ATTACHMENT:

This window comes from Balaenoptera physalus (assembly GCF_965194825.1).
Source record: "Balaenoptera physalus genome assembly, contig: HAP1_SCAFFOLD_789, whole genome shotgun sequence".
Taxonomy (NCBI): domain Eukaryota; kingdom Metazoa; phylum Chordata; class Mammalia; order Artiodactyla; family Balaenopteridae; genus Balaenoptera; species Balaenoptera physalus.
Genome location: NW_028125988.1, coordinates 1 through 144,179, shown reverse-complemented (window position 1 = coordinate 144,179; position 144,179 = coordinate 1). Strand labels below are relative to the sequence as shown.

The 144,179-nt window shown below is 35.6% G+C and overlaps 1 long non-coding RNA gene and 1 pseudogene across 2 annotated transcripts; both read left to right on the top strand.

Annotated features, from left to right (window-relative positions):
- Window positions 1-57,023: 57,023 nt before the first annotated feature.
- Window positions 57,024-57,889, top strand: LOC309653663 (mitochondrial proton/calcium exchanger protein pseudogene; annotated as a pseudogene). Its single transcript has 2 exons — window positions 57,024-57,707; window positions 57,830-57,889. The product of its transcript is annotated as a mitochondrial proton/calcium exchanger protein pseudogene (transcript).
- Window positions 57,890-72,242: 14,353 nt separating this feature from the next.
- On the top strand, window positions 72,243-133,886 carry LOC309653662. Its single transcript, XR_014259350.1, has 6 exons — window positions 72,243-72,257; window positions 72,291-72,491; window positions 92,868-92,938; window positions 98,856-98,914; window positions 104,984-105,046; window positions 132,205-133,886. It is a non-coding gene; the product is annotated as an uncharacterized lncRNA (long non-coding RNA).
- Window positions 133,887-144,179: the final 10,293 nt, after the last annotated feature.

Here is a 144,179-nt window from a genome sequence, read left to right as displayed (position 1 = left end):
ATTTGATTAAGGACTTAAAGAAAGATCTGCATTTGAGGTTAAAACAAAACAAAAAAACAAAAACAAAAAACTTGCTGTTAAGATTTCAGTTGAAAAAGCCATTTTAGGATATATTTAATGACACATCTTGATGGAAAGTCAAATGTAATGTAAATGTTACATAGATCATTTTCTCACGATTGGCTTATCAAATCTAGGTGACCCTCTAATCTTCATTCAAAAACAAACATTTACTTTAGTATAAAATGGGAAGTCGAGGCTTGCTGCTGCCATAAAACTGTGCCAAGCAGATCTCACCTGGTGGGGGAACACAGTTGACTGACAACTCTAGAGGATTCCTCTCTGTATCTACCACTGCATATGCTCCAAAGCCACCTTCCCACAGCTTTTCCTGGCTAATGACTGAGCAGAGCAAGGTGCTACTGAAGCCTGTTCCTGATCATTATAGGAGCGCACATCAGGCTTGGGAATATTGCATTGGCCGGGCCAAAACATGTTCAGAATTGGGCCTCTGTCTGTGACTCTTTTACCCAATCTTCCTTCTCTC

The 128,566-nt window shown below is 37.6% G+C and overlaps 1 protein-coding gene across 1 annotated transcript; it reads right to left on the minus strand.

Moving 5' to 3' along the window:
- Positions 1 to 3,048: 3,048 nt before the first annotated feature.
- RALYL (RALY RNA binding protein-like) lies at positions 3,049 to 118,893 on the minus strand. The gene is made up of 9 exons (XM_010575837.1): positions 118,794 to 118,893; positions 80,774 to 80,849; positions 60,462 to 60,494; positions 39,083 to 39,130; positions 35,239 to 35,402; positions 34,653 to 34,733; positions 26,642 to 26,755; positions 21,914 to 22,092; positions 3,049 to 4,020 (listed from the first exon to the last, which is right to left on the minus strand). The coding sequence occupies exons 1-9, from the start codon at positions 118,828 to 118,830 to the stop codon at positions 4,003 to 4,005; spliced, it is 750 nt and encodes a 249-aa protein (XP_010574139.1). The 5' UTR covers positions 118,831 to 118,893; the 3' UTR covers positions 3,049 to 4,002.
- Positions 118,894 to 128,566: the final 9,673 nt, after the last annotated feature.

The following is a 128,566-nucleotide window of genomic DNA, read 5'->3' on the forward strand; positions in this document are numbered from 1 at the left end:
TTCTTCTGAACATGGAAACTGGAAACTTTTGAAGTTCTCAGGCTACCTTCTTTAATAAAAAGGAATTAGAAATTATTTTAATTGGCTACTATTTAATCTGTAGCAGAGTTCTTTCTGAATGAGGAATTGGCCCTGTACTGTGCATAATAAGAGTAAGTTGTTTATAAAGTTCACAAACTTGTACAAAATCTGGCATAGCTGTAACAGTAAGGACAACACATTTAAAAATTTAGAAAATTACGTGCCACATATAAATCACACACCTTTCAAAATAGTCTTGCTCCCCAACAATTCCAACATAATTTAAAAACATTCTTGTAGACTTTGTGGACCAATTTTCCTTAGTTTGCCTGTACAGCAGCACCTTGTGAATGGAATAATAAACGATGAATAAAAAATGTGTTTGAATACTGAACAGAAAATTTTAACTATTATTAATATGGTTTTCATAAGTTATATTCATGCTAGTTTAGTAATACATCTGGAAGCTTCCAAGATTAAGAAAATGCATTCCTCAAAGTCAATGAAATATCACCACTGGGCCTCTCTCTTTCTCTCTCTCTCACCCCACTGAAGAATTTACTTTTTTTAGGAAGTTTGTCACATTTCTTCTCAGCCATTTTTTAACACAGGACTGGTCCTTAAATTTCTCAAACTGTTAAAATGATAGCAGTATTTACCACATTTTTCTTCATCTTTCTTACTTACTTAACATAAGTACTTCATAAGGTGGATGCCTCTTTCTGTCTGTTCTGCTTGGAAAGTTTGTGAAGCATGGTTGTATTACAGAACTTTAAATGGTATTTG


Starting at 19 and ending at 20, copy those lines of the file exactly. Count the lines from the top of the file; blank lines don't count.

The following is a 128,566-nucleotide window of genomic DNA, read 5'->3' on the forward strand; positions in this document are numbered from 1 at the left end:
TTCTTCTGAACATGGAAACTGGAAACTTTTGAAGTTCTCAGGCTACCTTCTTTAATAAAAAGGAATTAGAAATTATTTTAATTGGCTACTATTTAATCTGTAGCAGAGTTCTTTCTGAATGAGGAATTGGCCCTGTACTGTGCATAATAAGAGTAAGTTGTTTATAAAGTTCACAAACTTGTACAAAATCTGGCATAGCTGTAACAGTAAGGACAACACATTTAAAAATTTAGAAAATTACGTGCCACATATAAATCACACACCTTTCAAAATAGTCTTGCTCCCCAACAATTCCAACATAATTTAAAAACATTCTTGTAGACTTTGTGGACCAATTTTCCTTAGTTTGCCTGTACAGCAGCACCTTGTGAATGGAATAATAAACGATGAATAAAAAATGTGTTTGAATACTGAACAGAAAATTTTAACTATTATTAATATGGTTTTCATAAGTTATATTCATGCTAGTTTAGTAATACATCTGGAAGCTTCCAAGATTAAGAAAATGCATTCCTCAAAGTCAATGAAATATCACCACTGGGCCTCTCTCTTTCTCTCTCTCTCACCCCACTGAAGAATTTACTTTTTTTAGGAAGTTTGTCACATTTCTTCTCAGCCATTTTTTAACACAGGACTGGTCCTTAAATTTCTCAAACTGTTAAAATGATAGCAGTATTTACCACATTTTTCTTCATCTTTCTTACTTACTTAACATAAGTACTTCATAAGGTGGATGCCTCTTTCTGTCTGTTCTGCTTGGAAAGTTTGTGAAGCATGGTTGTATTACAGAACTTTAAATGGTATTTG